New research has found that a small rise in people’s long-term exposure to air pollution is associated with an 11% increase in deaths from COVID-19. Another recent study suggests that 15% of all COVID-19 deaths around the world can be attributed to dirty air. The studies show the urgent need to reduce levels of air pollution around the world, particularly in virus hotspots, so as to potentially reduce the number of fatalities. 

It is important to note that while the available data only establishes correlations, not connections and that further work is needed, the researchers say that the evidence is now strong enough that levels of air pollution must be considered a key factor in handling COVID-19 outbreaks.

The new analysis is based on research reported by the Guardian earlier this year, which has since been reviewed by independent scientists and published in Science Advances journal. The consideration of new data and more factors that may influence COVID-19 death rates refined the rise in deaths from 15% down to 11%. The study considered the impact of a single-unit rise in average particle pollution over 16 years before the pandemic on COVID-19 deaths in 3 089 US counties, covering 98% of the population. 

You might also like: Sri Lanka is Sending Hazardous Waste Back to the UK After a Two-Year Battle

It included the 116 747 deaths up to 18 June, when the study was submitted for review, and considered more than 20 other factors, including population densities, state-level stay-at-home orders, hospital bed provision and social and economic status.

Breathing polluted air has already been linked to heart and lung disease, and these illnesses make COVID-19 infections worse. Additionally, short-term exposure to air pollution is known to increase the risk of acute lung infections. 

Ideally, to confirm the link between air pollution and COVID-19, a large number of patients could be assessed on an individual level, so that their age, smoking history and other details can be taken into account. However, such data is not yet available so researchers have used data on groups of people. While this may indicate a link, it may hide important individual factors.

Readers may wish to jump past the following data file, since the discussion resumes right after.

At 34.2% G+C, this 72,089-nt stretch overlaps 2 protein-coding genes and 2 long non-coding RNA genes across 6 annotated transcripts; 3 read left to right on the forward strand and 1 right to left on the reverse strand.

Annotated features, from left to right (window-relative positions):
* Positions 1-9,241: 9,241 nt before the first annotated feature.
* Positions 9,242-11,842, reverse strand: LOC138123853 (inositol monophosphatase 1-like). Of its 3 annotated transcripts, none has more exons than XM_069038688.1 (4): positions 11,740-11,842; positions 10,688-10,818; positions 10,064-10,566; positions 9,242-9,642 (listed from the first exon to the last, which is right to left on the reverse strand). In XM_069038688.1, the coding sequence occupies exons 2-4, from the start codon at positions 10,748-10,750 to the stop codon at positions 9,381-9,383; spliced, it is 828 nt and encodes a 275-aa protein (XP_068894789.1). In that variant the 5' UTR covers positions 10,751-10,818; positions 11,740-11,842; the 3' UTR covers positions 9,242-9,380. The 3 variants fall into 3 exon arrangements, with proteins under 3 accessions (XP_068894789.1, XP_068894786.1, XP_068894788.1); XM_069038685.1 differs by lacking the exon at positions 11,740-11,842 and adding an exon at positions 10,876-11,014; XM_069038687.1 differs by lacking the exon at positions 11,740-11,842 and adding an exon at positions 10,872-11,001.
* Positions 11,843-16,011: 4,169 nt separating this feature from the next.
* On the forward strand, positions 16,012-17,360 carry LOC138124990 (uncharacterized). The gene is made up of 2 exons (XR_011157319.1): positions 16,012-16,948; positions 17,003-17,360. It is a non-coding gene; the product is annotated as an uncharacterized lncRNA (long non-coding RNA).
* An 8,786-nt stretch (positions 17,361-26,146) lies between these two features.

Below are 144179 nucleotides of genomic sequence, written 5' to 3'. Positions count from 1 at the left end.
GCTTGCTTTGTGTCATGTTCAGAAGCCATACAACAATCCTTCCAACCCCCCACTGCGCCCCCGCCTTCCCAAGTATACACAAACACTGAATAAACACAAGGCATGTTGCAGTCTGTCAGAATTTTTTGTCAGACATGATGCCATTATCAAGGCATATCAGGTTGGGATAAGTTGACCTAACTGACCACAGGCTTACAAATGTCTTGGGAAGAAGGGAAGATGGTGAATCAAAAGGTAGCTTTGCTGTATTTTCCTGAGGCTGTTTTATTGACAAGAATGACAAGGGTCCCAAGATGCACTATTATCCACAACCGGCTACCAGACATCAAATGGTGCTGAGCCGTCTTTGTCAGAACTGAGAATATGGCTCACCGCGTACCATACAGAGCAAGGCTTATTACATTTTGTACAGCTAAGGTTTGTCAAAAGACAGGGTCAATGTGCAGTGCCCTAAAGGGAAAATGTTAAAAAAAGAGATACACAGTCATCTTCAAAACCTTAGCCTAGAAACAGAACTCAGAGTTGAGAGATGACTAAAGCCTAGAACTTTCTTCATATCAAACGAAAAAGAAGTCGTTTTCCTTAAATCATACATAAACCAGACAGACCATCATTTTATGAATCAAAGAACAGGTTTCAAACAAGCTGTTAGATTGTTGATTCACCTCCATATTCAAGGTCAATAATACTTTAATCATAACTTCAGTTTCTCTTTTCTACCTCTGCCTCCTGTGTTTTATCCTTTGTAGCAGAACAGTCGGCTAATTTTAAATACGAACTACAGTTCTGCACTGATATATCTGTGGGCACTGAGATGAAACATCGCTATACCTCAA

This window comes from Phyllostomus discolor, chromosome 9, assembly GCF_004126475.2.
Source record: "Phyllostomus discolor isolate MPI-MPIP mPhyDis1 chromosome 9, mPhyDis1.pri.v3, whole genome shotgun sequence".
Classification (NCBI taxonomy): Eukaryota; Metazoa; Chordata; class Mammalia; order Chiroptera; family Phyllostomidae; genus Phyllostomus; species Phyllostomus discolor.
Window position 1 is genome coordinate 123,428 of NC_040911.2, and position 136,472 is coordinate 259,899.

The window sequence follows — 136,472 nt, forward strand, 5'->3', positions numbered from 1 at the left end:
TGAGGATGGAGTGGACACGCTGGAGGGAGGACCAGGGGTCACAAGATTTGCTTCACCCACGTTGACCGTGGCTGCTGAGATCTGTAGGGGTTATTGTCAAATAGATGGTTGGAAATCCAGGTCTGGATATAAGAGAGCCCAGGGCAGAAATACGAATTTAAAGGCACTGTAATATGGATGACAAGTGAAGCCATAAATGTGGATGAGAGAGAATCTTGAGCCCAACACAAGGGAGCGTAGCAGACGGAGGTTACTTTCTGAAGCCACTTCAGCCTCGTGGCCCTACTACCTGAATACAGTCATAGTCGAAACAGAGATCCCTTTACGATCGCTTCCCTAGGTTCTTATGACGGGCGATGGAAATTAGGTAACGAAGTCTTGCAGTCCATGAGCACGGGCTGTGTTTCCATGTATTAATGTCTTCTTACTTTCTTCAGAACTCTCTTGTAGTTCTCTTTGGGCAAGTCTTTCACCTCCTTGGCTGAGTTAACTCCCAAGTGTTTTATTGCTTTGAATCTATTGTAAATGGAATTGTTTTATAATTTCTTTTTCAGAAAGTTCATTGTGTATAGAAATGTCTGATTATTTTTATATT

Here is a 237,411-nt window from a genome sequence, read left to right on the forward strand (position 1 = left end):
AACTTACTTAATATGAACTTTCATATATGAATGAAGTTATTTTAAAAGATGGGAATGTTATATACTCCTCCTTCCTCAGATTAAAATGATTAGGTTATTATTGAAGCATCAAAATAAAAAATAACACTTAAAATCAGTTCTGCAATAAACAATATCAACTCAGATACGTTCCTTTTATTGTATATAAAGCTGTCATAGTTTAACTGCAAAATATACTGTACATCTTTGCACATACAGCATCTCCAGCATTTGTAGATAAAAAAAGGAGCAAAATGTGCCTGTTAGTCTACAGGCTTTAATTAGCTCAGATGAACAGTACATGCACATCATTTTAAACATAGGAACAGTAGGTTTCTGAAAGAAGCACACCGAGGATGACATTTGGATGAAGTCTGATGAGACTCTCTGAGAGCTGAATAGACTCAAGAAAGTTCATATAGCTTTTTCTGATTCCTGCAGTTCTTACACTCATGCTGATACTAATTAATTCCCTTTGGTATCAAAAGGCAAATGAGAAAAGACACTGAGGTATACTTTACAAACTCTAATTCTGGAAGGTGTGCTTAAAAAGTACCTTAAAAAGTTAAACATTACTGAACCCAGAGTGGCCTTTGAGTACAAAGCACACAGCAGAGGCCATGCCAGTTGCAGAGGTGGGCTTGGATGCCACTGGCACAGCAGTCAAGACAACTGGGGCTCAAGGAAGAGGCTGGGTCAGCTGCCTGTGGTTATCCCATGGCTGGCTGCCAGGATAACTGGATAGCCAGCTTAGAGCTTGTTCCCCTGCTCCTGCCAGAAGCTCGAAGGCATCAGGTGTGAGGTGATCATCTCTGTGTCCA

Professor Francesca Dominici at Harvard University, who led the analysis, says that there is now enough evidence to act immediately. She says, “We already have an overwhelming amount of evidence of the adverse health effects of fine particle pollution, so even without COVID, we should implement more stringent regulation. But the amount of COVID-related evidence is also big enough now that there is absolutely nothing to lose, and only benefits, to prioritise some of the more vulnerable areas.”

This could include cutting pollution and increasing healthcare and PPE availability in the most polluted places, she says. 

The second study, published in the journal Cardiovascular Research, used global air pollution data and studies including the above work to estimate the proportion of COVID-19 deaths attributable to long-term exposure to polluted air. 

The team concluded that 15% of worldwide deaths may have resulted from the damage that polluted air causes to the heart and lungs. The team also made estimates for countries and found that 27% of COVID-19 deaths in China are attributable to air pollution, 26% in Germany, 18% in the US and 14% in the UK. 

Again, it is important to note that while it is extremely likely that there is a link between air pollution and COVID-19 deaths, more studies are needed to definitively prove so. However, this should guide decision makers in their plans to mitigate air pollution.

Featured image by: Flickr